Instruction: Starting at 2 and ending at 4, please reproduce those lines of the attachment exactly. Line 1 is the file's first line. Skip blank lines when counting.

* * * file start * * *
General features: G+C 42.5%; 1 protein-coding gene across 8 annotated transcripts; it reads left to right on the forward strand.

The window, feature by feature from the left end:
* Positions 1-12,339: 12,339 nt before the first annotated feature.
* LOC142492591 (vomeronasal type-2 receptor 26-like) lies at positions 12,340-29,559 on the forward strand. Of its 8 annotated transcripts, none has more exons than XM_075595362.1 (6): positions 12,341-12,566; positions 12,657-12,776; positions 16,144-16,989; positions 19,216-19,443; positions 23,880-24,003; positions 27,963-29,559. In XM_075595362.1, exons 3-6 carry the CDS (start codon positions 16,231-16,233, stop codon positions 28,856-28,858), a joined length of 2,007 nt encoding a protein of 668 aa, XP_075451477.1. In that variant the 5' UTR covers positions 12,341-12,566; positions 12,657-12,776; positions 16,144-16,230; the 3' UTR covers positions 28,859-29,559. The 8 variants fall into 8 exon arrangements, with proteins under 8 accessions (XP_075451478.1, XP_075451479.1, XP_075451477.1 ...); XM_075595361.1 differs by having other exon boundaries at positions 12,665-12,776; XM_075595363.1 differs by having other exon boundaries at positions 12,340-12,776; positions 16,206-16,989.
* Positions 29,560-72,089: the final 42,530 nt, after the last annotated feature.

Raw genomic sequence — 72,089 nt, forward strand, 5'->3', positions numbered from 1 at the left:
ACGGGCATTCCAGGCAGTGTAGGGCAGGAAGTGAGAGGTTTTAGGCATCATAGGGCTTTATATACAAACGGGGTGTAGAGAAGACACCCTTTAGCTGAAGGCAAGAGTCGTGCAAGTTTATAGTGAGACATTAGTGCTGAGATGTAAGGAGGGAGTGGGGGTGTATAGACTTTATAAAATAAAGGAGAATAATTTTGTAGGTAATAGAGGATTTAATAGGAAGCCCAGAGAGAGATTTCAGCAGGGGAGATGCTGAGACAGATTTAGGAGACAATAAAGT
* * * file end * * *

The window, feature by feature from the left end:
* Positions 1-12,339: 12,339 nt before the first annotated feature.
* LOC142492591 (vomeronasal type-2 receptor 26-like) lies at positions 12,340-29,559 on the forward strand. Of its 8 annotated transcripts, none has more exons than XM_075595362.1 (6): positions 12,341-12,566; positions 12,657-12,776; positions 16,144-16,989; positions 19,216-19,443; positions 23,880-24,003; positions 27,963-29,559. In XM_075595362.1, exons 3-6 carry the CDS (start codon positions 16,231-16,233, stop codon positions 28,856-28,858), a joined length of 2,007 nt encoding a protein of 668 aa, XP_075451477.1. In that variant the 5' UTR covers positions 12,341-12,566; positions 12,657-12,776; positions 16,144-16,230; the 3' UTR covers positions 28,859-29,559. The 8 variants fall into 8 exon arrangements, with proteins under 8 accessions (XP_075451478.1, XP_075451479.1, XP_075451477.1 ...); XM_075595361.1 differs by having other exon boundaries at positions 12,665-12,776; XM_075595363.1 differs by having other exon boundaries at positions 12,340-12,776; positions 16,206-16,989.